The Third Teacher, School Design for the 21st Century

Louise and I spent two scintillating days in Denver last week at the Second Annual Green Schools Conference, a convergence of 1,500 educators, architects, engineers, businesspeople, chefs, farmers, and many NGO-er’s...oh, yeah, and Arnie Duncan (who gave a keynote address to all on Wednesday morning). Among the many connections I made, I renewed an acquaintance I’d made with Trung Le several years ago at a school architecture symposium convened by Reggio Children in Reggio Emilia, Italy.  Trung is a principal at Cannon Design.  Since I’d met him he had been a key contributor in the writing of The Third Teacher (Abrams 2010).  I’d read the book immediately upon its release and was taken by the synchronicity with my own experience and thinking.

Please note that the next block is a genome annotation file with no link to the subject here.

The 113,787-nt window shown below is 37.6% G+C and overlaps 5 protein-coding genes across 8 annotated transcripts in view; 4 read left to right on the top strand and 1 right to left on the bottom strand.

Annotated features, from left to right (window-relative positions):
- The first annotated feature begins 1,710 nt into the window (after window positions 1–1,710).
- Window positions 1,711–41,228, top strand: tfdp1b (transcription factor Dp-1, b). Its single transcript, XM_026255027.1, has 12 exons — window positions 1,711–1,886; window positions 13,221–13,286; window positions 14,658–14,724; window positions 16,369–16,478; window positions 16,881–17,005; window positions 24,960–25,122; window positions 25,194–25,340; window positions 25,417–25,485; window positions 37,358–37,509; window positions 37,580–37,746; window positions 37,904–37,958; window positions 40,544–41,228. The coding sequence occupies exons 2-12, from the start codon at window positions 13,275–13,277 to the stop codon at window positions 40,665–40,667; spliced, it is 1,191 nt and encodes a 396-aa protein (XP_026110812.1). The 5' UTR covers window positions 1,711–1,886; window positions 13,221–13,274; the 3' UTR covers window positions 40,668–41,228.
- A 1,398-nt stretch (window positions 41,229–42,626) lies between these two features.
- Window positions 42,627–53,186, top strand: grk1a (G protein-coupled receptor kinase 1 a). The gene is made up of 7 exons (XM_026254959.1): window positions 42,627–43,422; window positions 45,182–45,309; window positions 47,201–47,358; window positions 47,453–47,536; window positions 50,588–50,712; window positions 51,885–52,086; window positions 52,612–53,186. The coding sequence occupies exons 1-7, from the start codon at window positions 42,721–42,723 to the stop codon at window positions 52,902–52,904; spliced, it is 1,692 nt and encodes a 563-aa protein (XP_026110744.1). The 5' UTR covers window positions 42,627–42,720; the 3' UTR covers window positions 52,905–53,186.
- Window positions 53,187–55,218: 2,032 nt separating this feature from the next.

To begin to explain, I’ll point to a wonderful project Cannon has completed, Booker T. Washington STEM Academy in Champaign, IL.

I’ve scanned the photos above from a brochure Cannon Design composed.  In the photo you see interior classrooms that open to an “hallway” space.  There are many architectural patterns manifest here that reinforce 21st C. pedagogy, including:

  • differentiated spaces for differentiated learning
  • varied spaces for collaborative, interactive learning
  • natural light for improved learning
  • low energy lighting for energy savings and sustainability
  • flexible walls for flexible group arrangements
  • glass walls for transparency and interconnectedness
  • soft carpet floors for different learning styles
  • carpet floors and acoustical tile ceiling for auditory sensibility

In their book, Trung Le and his partners outline in graphically dynamic and simple, straight forward terms, 79 ways you can use design to transform teaching and learning.   If you are involved in changing the spaces in your school, this is a must read.